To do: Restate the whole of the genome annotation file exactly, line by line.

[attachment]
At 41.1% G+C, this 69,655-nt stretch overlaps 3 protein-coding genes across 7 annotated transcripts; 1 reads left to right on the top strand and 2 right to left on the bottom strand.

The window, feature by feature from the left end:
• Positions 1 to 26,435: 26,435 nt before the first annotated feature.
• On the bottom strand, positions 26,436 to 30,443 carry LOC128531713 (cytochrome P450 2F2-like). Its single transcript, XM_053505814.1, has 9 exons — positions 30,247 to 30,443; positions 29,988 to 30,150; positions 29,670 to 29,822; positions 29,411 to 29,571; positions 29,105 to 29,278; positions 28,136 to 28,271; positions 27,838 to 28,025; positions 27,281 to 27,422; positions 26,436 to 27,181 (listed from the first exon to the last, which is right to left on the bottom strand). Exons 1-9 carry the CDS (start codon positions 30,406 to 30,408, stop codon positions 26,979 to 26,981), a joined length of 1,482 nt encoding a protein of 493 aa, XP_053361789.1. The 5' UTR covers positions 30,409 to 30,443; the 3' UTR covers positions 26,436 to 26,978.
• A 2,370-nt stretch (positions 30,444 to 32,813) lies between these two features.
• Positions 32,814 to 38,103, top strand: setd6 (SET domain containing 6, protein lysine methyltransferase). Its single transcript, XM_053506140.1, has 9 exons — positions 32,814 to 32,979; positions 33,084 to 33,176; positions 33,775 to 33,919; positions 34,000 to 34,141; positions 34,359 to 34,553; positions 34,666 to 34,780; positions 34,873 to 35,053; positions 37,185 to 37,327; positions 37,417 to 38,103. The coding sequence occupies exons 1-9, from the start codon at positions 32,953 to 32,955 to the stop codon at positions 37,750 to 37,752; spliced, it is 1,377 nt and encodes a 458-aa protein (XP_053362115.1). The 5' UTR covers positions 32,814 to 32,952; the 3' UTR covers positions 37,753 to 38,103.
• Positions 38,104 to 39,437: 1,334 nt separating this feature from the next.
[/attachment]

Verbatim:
At 41.1% G+C, this 69,655-nt stretch overlaps 3 protein-coding genes across 7 annotated transcripts; 1 reads left to right on the top strand and 2 right to left on the bottom strand.

The window, feature by feature from the left end:
• Positions 1 to 26,435: 26,435 nt before the first annotated feature.
• On the bottom strand, positions 26,436 to 30,443 carry LOC128531713 (cytochrome P450 2F2-like). Its single transcript, XM_053505814.1, has 9 exons — positions 30,247 to 30,443; positions 29,988 to 30,150; positions 29,670 to 29,822; positions 29,411 to 29,571; positions 29,105 to 29,278; positions 28,136 to 28,271; positions 27,838 to 28,025; positions 27,281 to 27,422; positions 26,436 to 27,181 (listed from the first exon to the last, which is right to left on the bottom strand). Exons 1-9 carry the CDS (start codon positions 30,406 to 30,408, stop codon positions 26,979 to 26,981), a joined length of 1,482 nt encoding a protein of 493 aa, XP_053361789.1. The 5' UTR covers positions 30,409 to 30,443; the 3' UTR covers positions 26,436 to 26,978.
• A 2,370-nt stretch (positions 30,444 to 32,813) lies between these two features.
• Positions 32,814 to 38,103, top strand: setd6 (SET domain containing 6, protein lysine methyltransferase). Its single transcript, XM_053506140.1, has 9 exons — positions 32,814 to 32,979; positions 33,084 to 33,176; positions 33,775 to 33,919; positions 34,000 to 34,141; positions 34,359 to 34,553; positions 34,666 to 34,780; positions 34,873 to 35,053; positions 37,185 to 37,327; positions 37,417 to 38,103. The coding sequence occupies exons 1-9, from the start codon at positions 32,953 to 32,955 to the stop codon at positions 37,750 to 37,752; spliced, it is 1,377 nt and encodes a 458-aa protein (XP_053362115.1). The 5' UTR covers positions 32,814 to 32,952; the 3' UTR covers positions 37,753 to 38,103.
• Positions 38,104 to 39,437: 1,334 nt separating this feature from the next.